Understanding vtable And Unity’s Memory Layout — Mechanisms for Polymorphism in Unity

7 min readJul 5, 2023

Hi everyone. Here I am, a Japanese game engineer who adores Eevee and mainly thrives on Twitter. I usually work as a lead engineer, juggling from writing code to managing tasks and schedules, taking care of team management, and hiring engineers. I sometimes receive requests from Metaverse/game companies, so I mainly work on Metaverse/game projects on the side.

Today, I would like to delve into understanding vtable and Unity’s memory layout, specifically the mechanisms for polymorphism within Unity. For this purpose, I’ll use some images from the slide I have created, available here.


Alright, let’s dive right in!

About Unity’s memory

Unity manages three main types of memory.

  • Managed memory
  • C# Unmanaged memory
  • Native memory

Let’s focus on Managed Memory at this time!

There are three types of managed memory stored in RAM.


The size depends on the application’s architecture of the Build target; for example, for iOS/Android, it is 1 MB. The OS on the device side strictly manages this memory size; the Garbage Collector (GC) does not intervene here.


This is a memory area that can be used freely within the program. Heap area is used when data is referenced from many places, and the scope is unclear, when the size can only be determined at runtime, or when the required size is large. Memory allocation and deallocation are automatically performed at runtime.

Native VM memory

Contains metadata used by generics and reflection.

I will describe Stack and Heap for now :)

The developer mainly uses the Stack and Heap. The following types are saved on these stored;


  • The function is allocated for arguments and local variables in the function at the time the function is called, and the allocated portion is released when the function returns to the original function. It is also used to store the return value of the function.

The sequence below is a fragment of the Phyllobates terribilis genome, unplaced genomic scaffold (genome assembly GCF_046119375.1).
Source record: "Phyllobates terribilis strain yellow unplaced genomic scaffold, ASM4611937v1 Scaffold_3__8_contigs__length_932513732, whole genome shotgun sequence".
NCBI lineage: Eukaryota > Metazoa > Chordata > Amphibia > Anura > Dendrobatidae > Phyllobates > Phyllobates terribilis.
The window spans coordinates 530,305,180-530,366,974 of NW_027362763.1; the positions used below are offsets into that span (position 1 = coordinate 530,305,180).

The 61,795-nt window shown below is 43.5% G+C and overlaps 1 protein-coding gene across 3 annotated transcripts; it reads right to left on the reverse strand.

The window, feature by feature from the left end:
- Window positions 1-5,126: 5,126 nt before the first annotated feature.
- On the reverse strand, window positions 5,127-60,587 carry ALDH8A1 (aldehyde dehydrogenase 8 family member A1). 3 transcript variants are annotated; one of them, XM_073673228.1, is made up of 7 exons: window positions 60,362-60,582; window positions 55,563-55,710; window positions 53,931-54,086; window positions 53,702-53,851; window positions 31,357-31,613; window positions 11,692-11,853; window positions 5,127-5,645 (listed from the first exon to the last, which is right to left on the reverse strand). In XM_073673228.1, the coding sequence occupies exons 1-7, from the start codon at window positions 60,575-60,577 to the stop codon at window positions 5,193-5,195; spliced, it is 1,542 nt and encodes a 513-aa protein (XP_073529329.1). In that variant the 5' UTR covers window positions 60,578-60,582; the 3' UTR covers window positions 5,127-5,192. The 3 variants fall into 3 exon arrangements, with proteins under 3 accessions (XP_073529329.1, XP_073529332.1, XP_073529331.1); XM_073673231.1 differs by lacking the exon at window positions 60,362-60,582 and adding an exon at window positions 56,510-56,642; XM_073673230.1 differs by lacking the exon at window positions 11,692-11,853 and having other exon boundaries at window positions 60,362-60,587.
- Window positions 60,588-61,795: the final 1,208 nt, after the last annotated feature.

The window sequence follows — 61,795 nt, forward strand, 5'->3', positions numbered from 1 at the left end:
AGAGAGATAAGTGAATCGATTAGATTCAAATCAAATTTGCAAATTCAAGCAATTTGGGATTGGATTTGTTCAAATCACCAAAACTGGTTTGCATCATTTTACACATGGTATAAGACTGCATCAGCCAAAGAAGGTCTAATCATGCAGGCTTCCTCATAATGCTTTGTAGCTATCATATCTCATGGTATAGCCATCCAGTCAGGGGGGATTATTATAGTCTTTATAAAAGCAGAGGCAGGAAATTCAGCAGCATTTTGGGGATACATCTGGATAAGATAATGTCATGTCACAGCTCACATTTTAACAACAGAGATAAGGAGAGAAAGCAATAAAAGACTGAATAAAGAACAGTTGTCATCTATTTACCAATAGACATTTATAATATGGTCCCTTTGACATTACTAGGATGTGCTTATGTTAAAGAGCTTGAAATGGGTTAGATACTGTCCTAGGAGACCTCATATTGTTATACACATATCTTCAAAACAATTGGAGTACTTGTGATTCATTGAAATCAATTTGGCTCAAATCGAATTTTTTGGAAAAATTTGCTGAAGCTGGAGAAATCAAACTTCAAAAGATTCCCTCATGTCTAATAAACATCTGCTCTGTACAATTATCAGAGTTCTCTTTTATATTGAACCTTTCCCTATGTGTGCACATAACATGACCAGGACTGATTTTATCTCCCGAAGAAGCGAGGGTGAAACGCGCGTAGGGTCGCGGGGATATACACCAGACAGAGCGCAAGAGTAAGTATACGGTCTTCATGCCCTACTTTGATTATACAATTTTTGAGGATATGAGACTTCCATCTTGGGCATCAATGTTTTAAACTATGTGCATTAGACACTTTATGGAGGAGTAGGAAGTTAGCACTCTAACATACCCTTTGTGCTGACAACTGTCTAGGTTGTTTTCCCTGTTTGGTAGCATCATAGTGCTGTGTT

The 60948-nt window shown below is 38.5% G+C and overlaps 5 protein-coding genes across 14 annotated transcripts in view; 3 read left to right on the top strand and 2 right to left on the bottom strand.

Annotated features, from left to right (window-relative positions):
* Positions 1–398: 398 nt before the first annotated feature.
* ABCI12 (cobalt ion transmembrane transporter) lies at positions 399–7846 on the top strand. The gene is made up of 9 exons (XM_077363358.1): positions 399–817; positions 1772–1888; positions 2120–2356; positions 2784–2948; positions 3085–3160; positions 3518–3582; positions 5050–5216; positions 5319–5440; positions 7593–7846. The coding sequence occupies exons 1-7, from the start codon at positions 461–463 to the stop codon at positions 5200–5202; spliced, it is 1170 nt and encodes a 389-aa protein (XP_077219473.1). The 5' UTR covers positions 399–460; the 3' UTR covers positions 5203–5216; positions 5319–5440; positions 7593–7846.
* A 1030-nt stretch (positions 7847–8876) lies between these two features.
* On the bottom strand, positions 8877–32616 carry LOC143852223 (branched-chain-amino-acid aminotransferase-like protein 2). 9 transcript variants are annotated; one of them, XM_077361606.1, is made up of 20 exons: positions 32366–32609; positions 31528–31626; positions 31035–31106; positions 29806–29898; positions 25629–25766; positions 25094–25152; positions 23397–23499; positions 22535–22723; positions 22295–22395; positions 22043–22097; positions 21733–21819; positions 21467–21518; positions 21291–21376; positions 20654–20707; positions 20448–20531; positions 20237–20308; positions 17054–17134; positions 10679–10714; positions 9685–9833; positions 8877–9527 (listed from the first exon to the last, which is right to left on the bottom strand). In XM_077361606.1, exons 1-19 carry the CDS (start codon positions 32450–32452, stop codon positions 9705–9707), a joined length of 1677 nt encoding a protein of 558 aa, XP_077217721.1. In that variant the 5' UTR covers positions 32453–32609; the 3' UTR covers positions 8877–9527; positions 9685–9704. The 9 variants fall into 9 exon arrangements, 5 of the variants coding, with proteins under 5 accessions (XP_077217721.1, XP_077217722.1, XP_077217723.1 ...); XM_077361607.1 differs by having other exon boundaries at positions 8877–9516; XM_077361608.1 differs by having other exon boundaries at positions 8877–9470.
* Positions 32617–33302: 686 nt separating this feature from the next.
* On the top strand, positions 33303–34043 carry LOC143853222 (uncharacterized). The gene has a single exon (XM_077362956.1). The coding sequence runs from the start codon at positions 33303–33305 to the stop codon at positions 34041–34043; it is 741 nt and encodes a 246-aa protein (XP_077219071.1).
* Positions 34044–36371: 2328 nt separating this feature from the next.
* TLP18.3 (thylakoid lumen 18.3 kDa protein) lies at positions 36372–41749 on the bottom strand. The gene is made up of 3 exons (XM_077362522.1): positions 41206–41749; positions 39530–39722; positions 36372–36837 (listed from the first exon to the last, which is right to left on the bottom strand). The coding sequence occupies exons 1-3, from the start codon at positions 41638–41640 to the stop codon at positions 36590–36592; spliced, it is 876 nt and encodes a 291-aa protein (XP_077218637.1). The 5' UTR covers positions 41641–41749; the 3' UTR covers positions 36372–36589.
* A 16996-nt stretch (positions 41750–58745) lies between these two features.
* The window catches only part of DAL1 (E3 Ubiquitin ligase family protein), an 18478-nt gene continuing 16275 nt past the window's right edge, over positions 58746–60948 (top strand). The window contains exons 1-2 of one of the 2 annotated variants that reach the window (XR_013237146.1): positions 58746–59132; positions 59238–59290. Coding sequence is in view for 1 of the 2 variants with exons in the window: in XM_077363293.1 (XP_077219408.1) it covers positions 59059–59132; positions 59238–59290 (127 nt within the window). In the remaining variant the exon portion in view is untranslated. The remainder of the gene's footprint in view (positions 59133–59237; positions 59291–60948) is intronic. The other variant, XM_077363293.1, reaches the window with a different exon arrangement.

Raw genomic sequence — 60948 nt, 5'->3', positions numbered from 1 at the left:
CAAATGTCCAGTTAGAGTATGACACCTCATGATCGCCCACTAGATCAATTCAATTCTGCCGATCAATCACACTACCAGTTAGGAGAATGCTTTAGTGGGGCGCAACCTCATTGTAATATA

• So, the data stored in the stack has the same lifetime as the function’s scope.
  • Array types are stored in a heap, but if you use stackalloc, it can use to store them on the stack. If you want to know more details, please search for this.


  • A heap is expanded by allocating memory whenever it is needed in the program and released when it is finished being used. Therefore, it is often used when you want to retain data beyond the function scope.
  • The heap extended is basically not returned to prevent re-expansion.
  • Boxing is making a copy of the value type on the heap and passing it to a variable of type object. Whenever possible, value types should be used as they are.
  • The heap has different types, and static variables are allocated special memory for them. I won’t delve into this issue in depth this time.

Advantages and disadvantages of Stack

  • Implemented by increasing or decreasing the allocated contiguous memory and stack pointer, the memory allocation speed is much faster than heap or freestore, which are dynamic storage.
  • Since the amount of memory required for each variable type is determined at the time of compilation and the data is stored, a stack overflow will occur if a value outside the range of the variable type is entered.
  • A stack overflow also occurs when a function is recursively called or when too much large data is placed on the stack, and the stack memory is used up.

Advantages and disadvantages of Heap

  • Unity uses the Boehm GC. This open-source GC keeps portability high at the expense of some loss of functionality and performance. Thanks to this GC, there is no need to allocate/deallocate memory manually, reducing the possibility of memory errors due to human error. However, since it does not adjust the free memory created after freeing memory, only less than the initially stored data can be put into the free memory.